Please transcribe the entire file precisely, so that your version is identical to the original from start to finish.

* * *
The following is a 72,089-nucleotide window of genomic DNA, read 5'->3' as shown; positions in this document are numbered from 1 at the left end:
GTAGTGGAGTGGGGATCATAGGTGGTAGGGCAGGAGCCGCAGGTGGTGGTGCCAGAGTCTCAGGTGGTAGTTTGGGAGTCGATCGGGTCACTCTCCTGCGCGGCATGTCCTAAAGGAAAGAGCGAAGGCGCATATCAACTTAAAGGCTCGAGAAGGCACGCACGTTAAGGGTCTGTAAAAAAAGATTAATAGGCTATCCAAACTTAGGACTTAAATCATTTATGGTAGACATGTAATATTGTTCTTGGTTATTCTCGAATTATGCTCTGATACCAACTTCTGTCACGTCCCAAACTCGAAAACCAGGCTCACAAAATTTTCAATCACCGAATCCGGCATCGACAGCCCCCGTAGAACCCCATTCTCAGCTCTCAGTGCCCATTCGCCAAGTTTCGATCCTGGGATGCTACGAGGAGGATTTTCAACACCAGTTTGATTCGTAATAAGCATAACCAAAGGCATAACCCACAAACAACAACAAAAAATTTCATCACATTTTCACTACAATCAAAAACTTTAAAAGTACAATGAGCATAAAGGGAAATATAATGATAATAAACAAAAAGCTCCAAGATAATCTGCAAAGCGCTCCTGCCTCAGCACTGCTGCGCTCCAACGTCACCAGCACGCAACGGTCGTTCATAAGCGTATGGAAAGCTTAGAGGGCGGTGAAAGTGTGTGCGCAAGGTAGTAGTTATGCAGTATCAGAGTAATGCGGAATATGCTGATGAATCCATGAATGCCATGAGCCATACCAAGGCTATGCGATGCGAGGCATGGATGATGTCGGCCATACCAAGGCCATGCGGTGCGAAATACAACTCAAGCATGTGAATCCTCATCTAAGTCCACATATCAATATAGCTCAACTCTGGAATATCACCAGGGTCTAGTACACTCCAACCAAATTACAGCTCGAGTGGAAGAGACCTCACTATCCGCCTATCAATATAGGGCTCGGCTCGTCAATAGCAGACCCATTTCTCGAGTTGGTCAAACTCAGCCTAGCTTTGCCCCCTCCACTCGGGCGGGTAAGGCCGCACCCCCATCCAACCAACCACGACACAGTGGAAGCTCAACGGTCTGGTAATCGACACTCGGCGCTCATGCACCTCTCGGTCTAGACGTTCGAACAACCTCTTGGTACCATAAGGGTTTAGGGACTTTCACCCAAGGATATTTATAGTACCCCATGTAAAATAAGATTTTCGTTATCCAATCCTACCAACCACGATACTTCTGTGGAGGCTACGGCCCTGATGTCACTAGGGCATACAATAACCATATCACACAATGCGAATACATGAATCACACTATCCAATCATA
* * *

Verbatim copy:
The following is a 72,089-nucleotide window of genomic DNA, read 5'->3' as shown; positions in this document are numbered from 1 at the left end:
GTAGTGGAGTGGGGATCATAGGTGGTAGGGCAGGAGCCGCAGGTGGTGGTGCCAGAGTCTCAGGTGGTAGTTTGGGAGTCGATCGGGTCACTCTCCTGCGCGGCATGTCCTAAAGGAAAGAGCGAAGGCGCATATCAACTTAAAGGCTCGAGAAGGCACGCACGTTAAGGGTCTGTAAAAAAAGATTAATAGGCTATCCAAACTTAGGACTTAAATCATTTATGGTAGACATGTAATATTGTTCTTGGTTATTCTCGAATTATGCTCTGATACCAACTTCTGTCACGTCCCAAACTCGAAAACCAGGCTCACAAAATTTTCAATCACCGAATCCGGCATCGACAGCCCCCGTAGAACCCCATTCTCAGCTCTCAGTGCCCATTCGCCAAGTTTCGATCCTGGGATGCTACGAGGAGGATTTTCAACACCAGTTTGATTCGTAATAAGCATAACCAAAGGCATAACCCACAAACAACAACAAAAAATTTCATCACATTTTCACTACAATCAAAAACTTTAAAAGTACAATGAGCATAAAGGGAAATATAATGATAATAAACAAAAAGCTCCAAGATAATCTGCAAAGCGCTCCTGCCTCAGCACTGCTGCGCTCCAACGTCACCAGCACGCAACGGTCGTTCATAAGCGTATGGAAAGCTTAGAGGGCGGTGAAAGTGTGTGCGCAAGGTAGTAGTTATGCAGTATCAGAGTAATGCGGAATATGCTGATGAATCCATGAATGCCATGAGCCATACCAAGGCTATGCGATGCGAGGCATGGATGATGTCGGCCATACCAAGGCCATGCGGTGCGAAATACAACTCAAGCATGTGAATCCTCATCTAAGTCCACATATCAATATAGCTCAACTCTGGAATATCACCAGGGTCTAGTACACTCCAACCAAATTACAGCTCGAGTGGAAGAGACCTCACTATCCGCCTATCAATATAGGGCTCGGCTCGTCAATAGCAGACCCATTTCTCGAGTTGGTCAAACTCAGCCTAGCTTTGCCCCCTCCACTCGGGCGGGTAAGGCCGCACCCCCATCCAACCAACCACGACACAGTGGAAGCTCAACGGTCTGGTAATCGACACTCGGCGCTCATGCACCTCTCGGTCTAGACGTTCGAACAACCTCTTGGTACCATAAGGGTTTAGGGACTTTCACCCAAGGATATTTATAGTACCCCATGTAAAATAAGATTTTCGTTATCCAATCCTACCAACCACGATACTTCTGTGGAGGCTACGGCCCTGATGTCACTAGGGCATACAATAACCATATCACACAATGCGAATACATGAATCACACTATCCAATCATA